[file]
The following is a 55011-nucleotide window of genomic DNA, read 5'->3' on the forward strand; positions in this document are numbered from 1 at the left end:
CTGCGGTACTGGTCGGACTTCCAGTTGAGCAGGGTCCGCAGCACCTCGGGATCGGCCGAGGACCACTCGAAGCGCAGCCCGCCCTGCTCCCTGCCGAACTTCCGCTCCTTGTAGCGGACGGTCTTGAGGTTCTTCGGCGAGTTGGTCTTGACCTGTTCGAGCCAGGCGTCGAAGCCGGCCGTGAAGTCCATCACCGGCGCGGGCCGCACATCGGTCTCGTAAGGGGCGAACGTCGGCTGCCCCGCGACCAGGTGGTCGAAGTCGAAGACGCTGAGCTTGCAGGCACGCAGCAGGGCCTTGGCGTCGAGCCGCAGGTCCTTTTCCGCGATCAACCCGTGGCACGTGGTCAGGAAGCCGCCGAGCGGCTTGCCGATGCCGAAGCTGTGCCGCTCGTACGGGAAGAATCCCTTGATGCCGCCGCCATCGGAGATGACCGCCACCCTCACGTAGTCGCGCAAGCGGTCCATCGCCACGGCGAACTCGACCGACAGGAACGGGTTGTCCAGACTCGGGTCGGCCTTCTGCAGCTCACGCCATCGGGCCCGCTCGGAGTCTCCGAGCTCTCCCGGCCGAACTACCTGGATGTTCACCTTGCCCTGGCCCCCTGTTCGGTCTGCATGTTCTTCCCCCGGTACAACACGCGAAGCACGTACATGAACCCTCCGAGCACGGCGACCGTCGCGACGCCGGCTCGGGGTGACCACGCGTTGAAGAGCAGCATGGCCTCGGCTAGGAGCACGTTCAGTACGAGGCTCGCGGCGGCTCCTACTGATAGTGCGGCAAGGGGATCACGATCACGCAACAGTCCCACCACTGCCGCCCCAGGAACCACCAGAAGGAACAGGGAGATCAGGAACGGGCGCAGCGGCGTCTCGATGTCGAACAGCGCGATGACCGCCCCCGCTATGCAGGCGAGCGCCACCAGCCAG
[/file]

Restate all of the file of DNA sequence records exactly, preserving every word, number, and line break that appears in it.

The following is a 55011-nucleotide window of genomic DNA, read 5'->3' on the forward strand; positions in this document are numbered from 1 at the left end:
CTGCGGTACTGGTCGGACTTCCAGTTGAGCAGGGTCCGCAGCACCTCGGGATCGGCCGAGGACCACTCGAAGCGCAGCCCGCCCTGCTCCCTGCCGAACTTCCGCTCCTTGTAGCGGACGGTCTTGAGGTTCTTCGGCGAGTTGGTCTTGACCTGTTCGAGCCAGGCGTCGAAGCCGGCCGTGAAGTCCATCACCGGCGCGGGCCGCACATCGGTCTCGTAAGGGGCGAACGTCGGCTGCCCCGCGACCAGGTGGTCGAAGTCGAAGACGCTGAGCTTGCAGGCACGCAGCAGGGCCTTGGCGTCGAGCCGCAGGTCCTTTTCCGCGATCAACCCGTGGCACGTGGTCAGGAAGCCGCCGAGCGGCTTGCCGATGCCGAAGCTGTGCCGCTCGTACGGGAAGAATCCCTTGATGCCGCCGCCATCGGAGATGACCGCCACCCTCACGTAGTCGCGCAAGCGGTCCATCGCCACGGCGAACTCGACCGACAGGAACGGGTTGTCCAGACTCGGGTCGGCCTTCTGCAGCTCACGCCATCGGGCCCGCTCGGAGTCTCCGAGCTCTCCCGGCCGAACTACCTGGATGTTCACCTTGCCCTGGCCCCCTGTTCGGTCTGCATGTTCTTCCCCCGGTACAACACGCGAAGCACGTACATGAACCCTCCGAGCACGGCGACCGTCGCGACGCCGGCTCGGGGTGACCACGCGTTGAAGAGCAGCATGGCCTCGGCTAGGAGCACGTTCAGTACGAGGCTCGCGGCGGCTCCTACTGATAGTGCGGCAAGGGGATCACGATCACGCAACAGTCCCACCACTGCCGCCCCAGGAACCACCAGAAGGAACAGGGAGATCAGGAACGGGCGCAGCGGCGTCTCGATGTCGAACAGCGCGATGACCGCCCCCGCTATGCAGGCGAGCGCCACCAGCCAG